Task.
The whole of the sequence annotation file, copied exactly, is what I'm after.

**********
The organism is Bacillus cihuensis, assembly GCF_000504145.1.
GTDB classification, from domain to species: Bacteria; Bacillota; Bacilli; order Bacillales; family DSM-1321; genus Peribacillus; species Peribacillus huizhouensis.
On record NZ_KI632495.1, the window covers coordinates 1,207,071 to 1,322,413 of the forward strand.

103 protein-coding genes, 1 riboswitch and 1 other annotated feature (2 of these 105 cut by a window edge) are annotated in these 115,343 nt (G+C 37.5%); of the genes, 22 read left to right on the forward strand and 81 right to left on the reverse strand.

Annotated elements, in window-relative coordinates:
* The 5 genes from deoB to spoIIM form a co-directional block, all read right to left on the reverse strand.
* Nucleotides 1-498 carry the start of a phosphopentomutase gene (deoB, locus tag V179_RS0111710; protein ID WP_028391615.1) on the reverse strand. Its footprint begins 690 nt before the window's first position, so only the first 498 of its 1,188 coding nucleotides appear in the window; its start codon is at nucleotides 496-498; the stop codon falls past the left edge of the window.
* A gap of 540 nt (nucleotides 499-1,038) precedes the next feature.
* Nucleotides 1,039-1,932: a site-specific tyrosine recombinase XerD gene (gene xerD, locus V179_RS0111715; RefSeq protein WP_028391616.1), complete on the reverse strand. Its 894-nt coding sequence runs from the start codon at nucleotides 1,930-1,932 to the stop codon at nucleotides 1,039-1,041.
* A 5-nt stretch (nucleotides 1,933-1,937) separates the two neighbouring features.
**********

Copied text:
The organism is Bacillus cihuensis, assembly GCF_000504145.1.
GTDB classification, from domain to species: Bacteria; Bacillota; Bacilli; order Bacillales; family DSM-1321; genus Peribacillus; species Peribacillus huizhouensis.
On record NZ_KI632495.1, the window covers coordinates 1,207,071 to 1,322,413 of the forward strand.

103 protein-coding genes, 1 riboswitch and 1 other annotated feature (2 of these 105 cut by a window edge) are annotated in these 115,343 nt (G+C 37.5%); of the genes, 22 read left to right on the forward strand and 81 right to left on the reverse strand.

Annotated elements, in window-relative coordinates:
* The 5 genes from deoB to spoIIM form a co-directional block, all read right to left on the reverse strand.
* Nucleotides 1-498 carry the start of a phosphopentomutase gene (deoB, locus tag V179_RS0111710; protein ID WP_028391615.1) on the reverse strand. Its footprint begins 690 nt before the window's first position, so only the first 498 of its 1,188 coding nucleotides appear in the window; its start codon is at nucleotides 496-498; the stop codon falls past the left edge of the window.
* A gap of 540 nt (nucleotides 499-1,038) precedes the next feature.
* Nucleotides 1,039-1,932: a site-specific tyrosine recombinase XerD gene (gene xerD, locus V179_RS0111715; RefSeq protein WP_028391616.1), complete on the reverse strand. Its 894-nt coding sequence runs from the start codon at nucleotides 1,930-1,932 to the stop codon at nucleotides 1,039-1,041.
* A 5-nt stretch (nucleotides 1,933-1,937) separates the two neighbouring features.